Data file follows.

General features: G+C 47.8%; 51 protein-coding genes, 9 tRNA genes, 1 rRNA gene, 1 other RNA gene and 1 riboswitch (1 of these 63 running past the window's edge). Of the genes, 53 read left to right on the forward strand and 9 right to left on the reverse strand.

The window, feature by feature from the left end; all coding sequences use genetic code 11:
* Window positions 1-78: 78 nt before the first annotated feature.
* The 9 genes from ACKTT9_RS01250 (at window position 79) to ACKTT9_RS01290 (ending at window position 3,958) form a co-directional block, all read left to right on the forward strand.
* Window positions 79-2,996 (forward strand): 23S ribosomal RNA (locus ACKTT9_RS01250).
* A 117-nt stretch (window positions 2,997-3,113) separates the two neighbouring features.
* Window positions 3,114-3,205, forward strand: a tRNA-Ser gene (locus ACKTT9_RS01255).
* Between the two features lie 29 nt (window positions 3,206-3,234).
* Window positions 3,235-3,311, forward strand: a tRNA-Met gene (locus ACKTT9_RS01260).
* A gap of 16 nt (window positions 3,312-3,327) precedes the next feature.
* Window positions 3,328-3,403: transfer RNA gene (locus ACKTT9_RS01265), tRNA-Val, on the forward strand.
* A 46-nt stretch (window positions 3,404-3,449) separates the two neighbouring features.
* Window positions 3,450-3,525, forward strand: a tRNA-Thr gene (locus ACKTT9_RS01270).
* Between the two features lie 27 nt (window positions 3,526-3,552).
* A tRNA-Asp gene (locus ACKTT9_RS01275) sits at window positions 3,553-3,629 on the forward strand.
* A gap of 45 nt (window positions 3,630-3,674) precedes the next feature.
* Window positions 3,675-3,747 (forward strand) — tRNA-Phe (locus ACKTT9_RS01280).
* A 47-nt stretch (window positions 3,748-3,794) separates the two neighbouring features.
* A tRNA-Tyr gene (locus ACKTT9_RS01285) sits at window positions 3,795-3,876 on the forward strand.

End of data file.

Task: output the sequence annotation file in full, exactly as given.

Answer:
General features: G+C 47.8%; 51 protein-coding genes, 9 tRNA genes, 1 rRNA gene, 1 other RNA gene and 1 riboswitch (1 of these 63 running past the window's edge). Of the genes, 53 read left to right on the forward strand and 9 right to left on the reverse strand.

The window, feature by feature from the left end; all coding sequences use genetic code 11:
* Window positions 1-78: 78 nt before the first annotated feature.
* The 9 genes from ACKTT9_RS01250 (at window position 79) to ACKTT9_RS01290 (ending at window position 3,958) form a co-directional block, all read left to right on the forward strand.
* Window positions 79-2,996 (forward strand): 23S ribosomal RNA (locus ACKTT9_RS01250).
* A 117-nt stretch (window positions 2,997-3,113) separates the two neighbouring features.
* Window positions 3,114-3,205, forward strand: a tRNA-Ser gene (locus ACKTT9_RS01255).
* Between the two features lie 29 nt (window positions 3,206-3,234).
* Window positions 3,235-3,311, forward strand: a tRNA-Met gene (locus ACKTT9_RS01260).
* A gap of 16 nt (window positions 3,312-3,327) precedes the next feature.
* Window positions 3,328-3,403: transfer RNA gene (locus ACKTT9_RS01265), tRNA-Val, on the forward strand.
* A 46-nt stretch (window positions 3,404-3,449) separates the two neighbouring features.
* Window positions 3,450-3,525, forward strand: a tRNA-Thr gene (locus ACKTT9_RS01270).
* Between the two features lie 27 nt (window positions 3,526-3,552).
* A tRNA-Asp gene (locus ACKTT9_RS01275) sits at window positions 3,553-3,629 on the forward strand.
* A gap of 45 nt (window positions 3,630-3,674) precedes the next feature.
* Window positions 3,675-3,747 (forward strand) — tRNA-Phe (locus ACKTT9_RS01280).
* A 47-nt stretch (window positions 3,748-3,794) separates the two neighbouring features.
* A tRNA-Tyr gene (locus ACKTT9_RS01285) sits at window positions 3,795-3,876 on the forward strand.